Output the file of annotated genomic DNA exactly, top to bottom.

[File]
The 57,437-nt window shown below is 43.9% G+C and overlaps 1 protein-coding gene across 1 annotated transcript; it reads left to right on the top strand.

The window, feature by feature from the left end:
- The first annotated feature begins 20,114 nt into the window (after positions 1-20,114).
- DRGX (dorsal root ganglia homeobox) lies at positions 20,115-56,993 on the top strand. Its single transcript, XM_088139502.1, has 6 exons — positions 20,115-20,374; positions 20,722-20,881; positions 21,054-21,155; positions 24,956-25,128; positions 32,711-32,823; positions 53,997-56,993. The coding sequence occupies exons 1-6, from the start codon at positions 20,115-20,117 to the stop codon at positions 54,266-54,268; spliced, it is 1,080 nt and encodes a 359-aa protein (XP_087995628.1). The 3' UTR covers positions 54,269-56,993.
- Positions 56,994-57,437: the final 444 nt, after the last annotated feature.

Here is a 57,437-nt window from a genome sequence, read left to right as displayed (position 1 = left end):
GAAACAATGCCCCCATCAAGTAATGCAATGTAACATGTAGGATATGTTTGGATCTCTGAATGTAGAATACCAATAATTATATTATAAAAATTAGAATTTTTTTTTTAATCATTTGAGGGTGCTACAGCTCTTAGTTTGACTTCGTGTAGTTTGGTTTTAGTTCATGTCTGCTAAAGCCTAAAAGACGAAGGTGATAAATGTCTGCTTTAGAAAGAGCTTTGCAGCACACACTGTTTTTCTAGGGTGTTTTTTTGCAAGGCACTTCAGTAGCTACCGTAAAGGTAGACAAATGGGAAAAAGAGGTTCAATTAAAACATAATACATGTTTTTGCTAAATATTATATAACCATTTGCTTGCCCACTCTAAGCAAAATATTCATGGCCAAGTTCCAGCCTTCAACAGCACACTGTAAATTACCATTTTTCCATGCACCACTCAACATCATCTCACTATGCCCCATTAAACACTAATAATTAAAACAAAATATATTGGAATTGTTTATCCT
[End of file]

The 57,437-nt window shown below is 43.9% G+C and overlaps 1 protein-coding gene across 1 annotated transcript; it reads left to right on the top strand.

The window, feature by feature from the left end:
- The first annotated feature begins 20,114 nt into the window (after positions 1-20,114).
- DRGX (dorsal root ganglia homeobox) lies at positions 20,115-56,993 on the top strand. Its single transcript, XM_088139502.1, has 6 exons — positions 20,115-20,374; positions 20,722-20,881; positions 21,054-21,155; positions 24,956-25,128; positions 32,711-32,823; positions 53,997-56,993. The coding sequence occupies exons 1-6, from the start codon at positions 20,115-20,117 to the stop codon at positions 54,266-54,268; spliced, it is 1,080 nt and encodes a 359-aa protein (XP_087995628.1). The 3' UTR covers positions 54,269-56,993.
- Positions 56,994-57,437: the final 444 nt, after the last annotated feature.

Here is a 57,437-nt window from a genome sequence, read left to right as displayed (position 1 = left end):
GAAACAATGCCCCCATCAAGTAATGCAATGTAACATGTAGGATATGTTTGGATCTCTGAATGTAGAATACCAATAATTATATTATAAAAATTAGAATTTTTTTTTTAATCATTTGAGGGTGCTACAGCTCTTAGTTTGACTTCGTGTAGTTTGGTTTTAGTTCATGTCTGCTAAAGCCTAAAAGACGAAGGTGATAAATGTCTGCTTTAGAAAGAGCTTTGCAGCACACACTGTTTTTCTAGGGTGTTTTTTTGCAAGGCACTTCAGTAGCTACCGTAAAGGTAGACAAATGGGAAAAAGAGGTTCAATTAAAACATAATACATGTTTTTGCTAAATATTATATAACCATTTGCTTGCCCACTCTAAGCAAAATATTCATGGCCAAGTTCCAGCCTTCAACAGCACACTGTAAATTACCATTTTTCCATGCACCACTCAACATCATCTCACTATGCCCCATTAAACACTAATAATTAAAACAAAATATATTGGAATTGTTTATCCT